Lusaka National Museum
Statue at Lusaka National Museum
On our last full day in Zambia we paid a visit to Lusaka National Museum.
At the entrance was the imposing statue of AntiRetroviral Man which stands 8m tall and weighs 2000kg.
The ARM statue is made out of old hospice beds on which thousands of people have died of AIDS. It is modelled after Winstone Zulu, Zambia’s late AIDs activist. The statue was unveiled by the widow of Mr. Zulu on World Aids Day 2011 during a 2-week exhibition in the Lusaka National Museum. The exhibition attracted more than 1500 visitors.
HIV remains a major problem in Zambia with 1.2million people living with HIV in 2016.
- The HIV prevalence rate among adults in Zambia has changed little over the last decade despite decreasing infection rates Zambia.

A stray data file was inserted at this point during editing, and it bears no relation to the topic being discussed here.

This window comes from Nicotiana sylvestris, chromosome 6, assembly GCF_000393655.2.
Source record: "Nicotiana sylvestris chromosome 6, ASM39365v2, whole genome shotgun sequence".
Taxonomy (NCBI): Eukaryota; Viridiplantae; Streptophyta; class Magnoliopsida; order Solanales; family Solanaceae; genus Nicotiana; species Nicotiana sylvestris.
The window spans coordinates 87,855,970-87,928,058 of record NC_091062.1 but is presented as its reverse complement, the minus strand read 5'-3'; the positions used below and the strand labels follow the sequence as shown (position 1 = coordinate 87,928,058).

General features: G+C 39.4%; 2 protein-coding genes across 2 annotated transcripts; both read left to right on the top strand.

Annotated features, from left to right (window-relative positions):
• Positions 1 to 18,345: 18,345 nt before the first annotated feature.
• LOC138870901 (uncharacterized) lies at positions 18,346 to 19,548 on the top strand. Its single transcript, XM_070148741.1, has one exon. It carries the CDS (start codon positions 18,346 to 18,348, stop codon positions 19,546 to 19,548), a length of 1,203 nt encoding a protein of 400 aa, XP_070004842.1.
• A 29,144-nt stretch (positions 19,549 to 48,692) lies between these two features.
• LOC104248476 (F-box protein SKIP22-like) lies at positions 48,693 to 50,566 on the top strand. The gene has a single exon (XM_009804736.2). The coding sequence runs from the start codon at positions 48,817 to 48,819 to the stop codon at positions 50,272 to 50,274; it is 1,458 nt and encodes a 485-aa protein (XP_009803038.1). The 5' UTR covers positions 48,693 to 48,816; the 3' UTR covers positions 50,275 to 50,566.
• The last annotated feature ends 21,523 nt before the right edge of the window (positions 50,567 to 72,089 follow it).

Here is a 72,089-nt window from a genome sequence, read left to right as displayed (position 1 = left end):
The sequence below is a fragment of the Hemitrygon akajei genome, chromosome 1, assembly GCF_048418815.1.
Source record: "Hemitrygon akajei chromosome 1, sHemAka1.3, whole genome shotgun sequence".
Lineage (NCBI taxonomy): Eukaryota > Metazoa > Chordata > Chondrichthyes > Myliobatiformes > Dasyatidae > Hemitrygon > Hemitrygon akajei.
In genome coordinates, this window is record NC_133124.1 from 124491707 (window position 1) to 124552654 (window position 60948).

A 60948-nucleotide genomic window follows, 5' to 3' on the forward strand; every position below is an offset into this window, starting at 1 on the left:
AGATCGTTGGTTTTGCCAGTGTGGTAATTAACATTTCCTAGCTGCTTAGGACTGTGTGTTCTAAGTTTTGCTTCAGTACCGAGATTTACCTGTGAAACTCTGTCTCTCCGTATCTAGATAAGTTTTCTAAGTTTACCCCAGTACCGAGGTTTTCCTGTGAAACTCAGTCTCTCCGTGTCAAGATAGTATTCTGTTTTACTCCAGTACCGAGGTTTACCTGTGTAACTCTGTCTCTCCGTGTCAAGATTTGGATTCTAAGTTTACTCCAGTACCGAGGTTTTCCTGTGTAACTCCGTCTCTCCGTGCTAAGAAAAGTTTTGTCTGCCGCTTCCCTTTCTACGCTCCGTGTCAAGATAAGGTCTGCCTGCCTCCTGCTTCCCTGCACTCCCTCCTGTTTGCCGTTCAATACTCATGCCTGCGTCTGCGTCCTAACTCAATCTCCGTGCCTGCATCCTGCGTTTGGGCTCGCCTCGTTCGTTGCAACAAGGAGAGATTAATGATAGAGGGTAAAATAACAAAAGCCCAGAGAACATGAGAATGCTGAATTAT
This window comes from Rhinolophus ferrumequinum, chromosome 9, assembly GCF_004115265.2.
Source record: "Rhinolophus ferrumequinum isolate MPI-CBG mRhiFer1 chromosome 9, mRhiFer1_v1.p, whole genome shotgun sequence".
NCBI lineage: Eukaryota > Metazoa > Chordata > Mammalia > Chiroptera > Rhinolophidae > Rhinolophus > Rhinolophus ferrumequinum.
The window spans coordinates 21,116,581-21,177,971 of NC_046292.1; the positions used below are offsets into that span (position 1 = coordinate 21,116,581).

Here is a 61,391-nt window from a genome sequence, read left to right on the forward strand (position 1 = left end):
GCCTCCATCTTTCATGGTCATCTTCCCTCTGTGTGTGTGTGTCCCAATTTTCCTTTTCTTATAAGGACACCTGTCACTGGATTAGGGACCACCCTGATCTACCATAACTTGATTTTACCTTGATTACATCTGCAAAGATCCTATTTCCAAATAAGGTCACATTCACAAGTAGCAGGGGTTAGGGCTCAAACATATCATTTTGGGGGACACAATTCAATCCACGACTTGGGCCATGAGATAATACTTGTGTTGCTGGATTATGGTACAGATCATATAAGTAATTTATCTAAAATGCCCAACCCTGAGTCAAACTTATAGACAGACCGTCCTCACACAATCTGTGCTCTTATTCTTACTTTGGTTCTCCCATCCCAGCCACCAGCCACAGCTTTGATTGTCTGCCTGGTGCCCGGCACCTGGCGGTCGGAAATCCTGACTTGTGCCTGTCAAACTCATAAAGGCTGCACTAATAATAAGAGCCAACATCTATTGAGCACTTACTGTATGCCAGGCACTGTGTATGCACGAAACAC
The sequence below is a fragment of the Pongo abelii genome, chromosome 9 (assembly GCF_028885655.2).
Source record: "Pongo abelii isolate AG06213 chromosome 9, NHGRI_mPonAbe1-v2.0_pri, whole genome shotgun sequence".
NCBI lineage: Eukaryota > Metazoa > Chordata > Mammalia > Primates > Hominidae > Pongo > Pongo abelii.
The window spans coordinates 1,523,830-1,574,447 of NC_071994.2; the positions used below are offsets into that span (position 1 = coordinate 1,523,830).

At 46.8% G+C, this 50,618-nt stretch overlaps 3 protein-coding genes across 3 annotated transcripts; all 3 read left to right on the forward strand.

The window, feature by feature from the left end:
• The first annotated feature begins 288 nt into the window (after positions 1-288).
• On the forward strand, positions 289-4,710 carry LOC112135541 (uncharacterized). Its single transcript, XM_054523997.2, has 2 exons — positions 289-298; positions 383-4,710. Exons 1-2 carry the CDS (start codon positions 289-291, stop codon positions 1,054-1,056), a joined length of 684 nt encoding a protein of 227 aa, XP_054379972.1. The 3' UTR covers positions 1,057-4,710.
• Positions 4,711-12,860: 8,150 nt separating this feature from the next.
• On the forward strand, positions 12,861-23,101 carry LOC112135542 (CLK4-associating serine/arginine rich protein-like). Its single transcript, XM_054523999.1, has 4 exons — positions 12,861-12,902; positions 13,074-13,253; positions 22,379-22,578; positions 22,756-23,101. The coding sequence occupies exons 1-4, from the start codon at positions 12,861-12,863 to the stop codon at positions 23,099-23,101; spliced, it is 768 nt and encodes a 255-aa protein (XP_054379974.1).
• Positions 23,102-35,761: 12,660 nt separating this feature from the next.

- Despite the county’s high prevalence rate, there are significantly low rates of HIV knowledge among the general population.
- Life expectancy among people living with HIV in Zambia has improved significantly as a result of scaled up treatment programmes.
- Among adults who have been able to access ART in Zambia, over half are now virally suppressed.
History of Zambia
Upstairs were displays of archaeology and history, none of which refelct well on Britain. The prime exhibit of early Homo, a skull of Broken Hill or Kabwe man, was a replica- the original being in the British Museum!
There were exhibits reflecting the slave trade and the struggle of Zambia for independence, plus political changes up to the present day.
Zambian village life was illustrated with models and we have seen most of it for real in our trips to remote schools.